The core of Active Directory is a combination of an LDAP server and MIT Kerberos 5 KDC running on a Windows 2000 server acting as a domain controller that work as a unit to provide authentication ("Who are you?") and authorization ("What are you allowed to do?") information within a group of interlinked systems.
Above and beyond that, the LDAP "face" of this structure behaves as an enterprise-wide distributed database that not only contains Windows-specific information but can be extended to incorporate user-defined data as well.
The AD is held together by DNS, which is used not only to locate specific machines within the AD but also to locate which functions of the AD are running on which domain controllers.
While not an administrative block by themselves, forests are a major boundary in that only limited communication is available between forests. For example, it is difficult for a user in one forest to access a resource in another forest.
It is very difficult to integrate forests at this time because of potential problems reconciling schema differences between two forests.
Domains can be organized into parent-child relationships to form a hierarchy. A parent domain is the domain directly superior in the hierarchy to one or more subordinate, or child, domains. A child domain also can be the parent of one or more child domains, as shown below.
OU's are created by an administrator of an AD domain and can be freely named (and renamed). The OU can then be populated objects of many types including computers, groups, printers, users and other sub-OU's.
The real power of an OU is that once it is established, the administrator of its "parent" can delegate administrative authority -- in total or in part -- to any user or group that is in the AD.
When this happens, the designated user/group gains complete administrative authority over all objects in their OU and thus has all of the rights and abilities that a Windows NT domain administrator would have as well as some new ones such as the ability to further segment their OU into sub-OU's and delegate authority over those sub-elements as they see fit.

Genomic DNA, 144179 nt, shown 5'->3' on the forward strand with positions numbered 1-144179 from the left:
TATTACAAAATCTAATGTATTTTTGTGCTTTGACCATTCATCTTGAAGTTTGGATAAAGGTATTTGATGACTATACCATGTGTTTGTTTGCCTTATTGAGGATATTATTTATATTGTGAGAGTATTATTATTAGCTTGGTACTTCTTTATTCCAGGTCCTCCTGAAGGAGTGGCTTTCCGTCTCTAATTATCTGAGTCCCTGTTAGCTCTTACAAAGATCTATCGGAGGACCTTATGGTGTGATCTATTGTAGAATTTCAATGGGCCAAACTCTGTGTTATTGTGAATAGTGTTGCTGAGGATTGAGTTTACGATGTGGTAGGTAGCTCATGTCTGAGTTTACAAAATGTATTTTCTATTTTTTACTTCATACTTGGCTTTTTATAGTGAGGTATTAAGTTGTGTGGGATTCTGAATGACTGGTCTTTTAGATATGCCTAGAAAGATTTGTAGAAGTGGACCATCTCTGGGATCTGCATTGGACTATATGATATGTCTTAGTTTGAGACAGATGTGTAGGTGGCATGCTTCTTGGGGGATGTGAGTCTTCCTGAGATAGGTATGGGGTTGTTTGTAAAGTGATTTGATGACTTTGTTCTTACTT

Group Policy can control everything from user interface settings such as screen background images to deep control settings in the client such as its TCP/IP configuration and authentication settings. There are currently over 500 controllable settings. Microsoft has provided some templates as well to provide a starting point for creating policy objects.
A significant advantage of group policy over the old NT-style policies is that the changes they make are reversed when the policy no longer applies to a system. In NT 4, once a policy was applied to a system, removing that policy did not by itself roll back the settings that it imposed on the client. With Windows 2000, when a specified policy no longer applies to a system it will revert to its previous state without administrative interference.
Multiple policies from different sources can be applied to the same object. For example, a domain might have one or more domain-wide policies that apply to all systems in the domain. Below that, systems in an OU can also have policy objects applied to it, and the OU can even be further divided into sub-OU's with their own policies.
This can create a very complex web of settings so administrators must be very careful when creating these multiple layers of policy to make sure the end result -- which is the union of all of the applicable policies with the "closest" policy taking priority in most cases -- is correct for that system. In addition, because Group policy is checked and applied during the system boot process for machine settings and again during logon for user settings, it is recommended that GPO's be applied to a computer from no more than five "layers" in the AD to keep reboot and/or login times from becoming unacceptably long.